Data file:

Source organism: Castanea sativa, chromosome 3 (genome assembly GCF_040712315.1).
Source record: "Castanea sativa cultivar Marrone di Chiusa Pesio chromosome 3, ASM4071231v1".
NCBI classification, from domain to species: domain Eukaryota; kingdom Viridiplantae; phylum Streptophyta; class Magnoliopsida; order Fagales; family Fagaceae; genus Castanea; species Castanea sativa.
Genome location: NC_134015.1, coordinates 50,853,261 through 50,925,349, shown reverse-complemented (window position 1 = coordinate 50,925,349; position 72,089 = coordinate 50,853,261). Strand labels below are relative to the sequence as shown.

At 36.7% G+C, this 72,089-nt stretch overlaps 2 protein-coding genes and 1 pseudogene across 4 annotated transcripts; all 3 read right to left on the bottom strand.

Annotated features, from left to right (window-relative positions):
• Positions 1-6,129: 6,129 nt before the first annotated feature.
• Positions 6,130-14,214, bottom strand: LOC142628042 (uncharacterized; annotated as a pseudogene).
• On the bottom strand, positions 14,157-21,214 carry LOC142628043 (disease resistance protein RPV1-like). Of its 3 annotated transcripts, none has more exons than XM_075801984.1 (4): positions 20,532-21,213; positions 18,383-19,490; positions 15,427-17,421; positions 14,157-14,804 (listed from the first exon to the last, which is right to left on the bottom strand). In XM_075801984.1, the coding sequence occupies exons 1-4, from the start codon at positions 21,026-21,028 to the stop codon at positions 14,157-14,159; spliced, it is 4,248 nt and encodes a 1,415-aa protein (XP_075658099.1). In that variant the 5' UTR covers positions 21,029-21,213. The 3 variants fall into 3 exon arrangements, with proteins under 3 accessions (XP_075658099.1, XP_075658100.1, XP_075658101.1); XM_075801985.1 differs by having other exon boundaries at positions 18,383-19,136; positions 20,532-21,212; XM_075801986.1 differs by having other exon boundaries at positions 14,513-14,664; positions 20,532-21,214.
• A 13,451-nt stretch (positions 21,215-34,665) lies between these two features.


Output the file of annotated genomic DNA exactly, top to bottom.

Source organism: Castanea sativa, chromosome 3 (genome assembly GCF_040712315.1).
Source record: "Castanea sativa cultivar Marrone di Chiusa Pesio chromosome 3, ASM4071231v1".
NCBI classification, from domain to species: domain Eukaryota; kingdom Viridiplantae; phylum Streptophyta; class Magnoliopsida; order Fagales; family Fagaceae; genus Castanea; species Castanea sativa.
Genome location: NC_134015.1, coordinates 50,853,261 through 50,925,349, shown reverse-complemented (window position 1 = coordinate 50,925,349; position 72,089 = coordinate 50,853,261). Strand labels below are relative to the sequence as shown.

At 36.7% G+C, this 72,089-nt stretch overlaps 2 protein-coding genes and 1 pseudogene across 4 annotated transcripts; all 3 read right to left on the bottom strand.

Annotated features, from left to right (window-relative positions):
• Positions 1-6,129: 6,129 nt before the first annotated feature.
• Positions 6,130-14,214, bottom strand: LOC142628042 (uncharacterized; annotated as a pseudogene).
• On the bottom strand, positions 14,157-21,214 carry LOC142628043 (disease resistance protein RPV1-like). Of its 3 annotated transcripts, none has more exons than XM_075801984.1 (4): positions 20,532-21,213; positions 18,383-19,490; positions 15,427-17,421; positions 14,157-14,804 (listed from the first exon to the last, which is right to left on the bottom strand). In XM_075801984.1, the coding sequence occupies exons 1-4, from the start codon at positions 21,026-21,028 to the stop codon at positions 14,157-14,159; spliced, it is 4,248 nt and encodes a 1,415-aa protein (XP_075658099.1). In that variant the 5' UTR covers positions 21,029-21,213. The 3 variants fall into 3 exon arrangements, with proteins under 3 accessions (XP_075658099.1, XP_075658100.1, XP_075658101.1); XM_075801985.1 differs by having other exon boundaries at positions 18,383-19,136; positions 20,532-21,212; XM_075801986.1 differs by having other exon boundaries at positions 14,513-14,664; positions 20,532-21,214.
• A 13,451-nt stretch (positions 21,215-34,665) lies between these two features.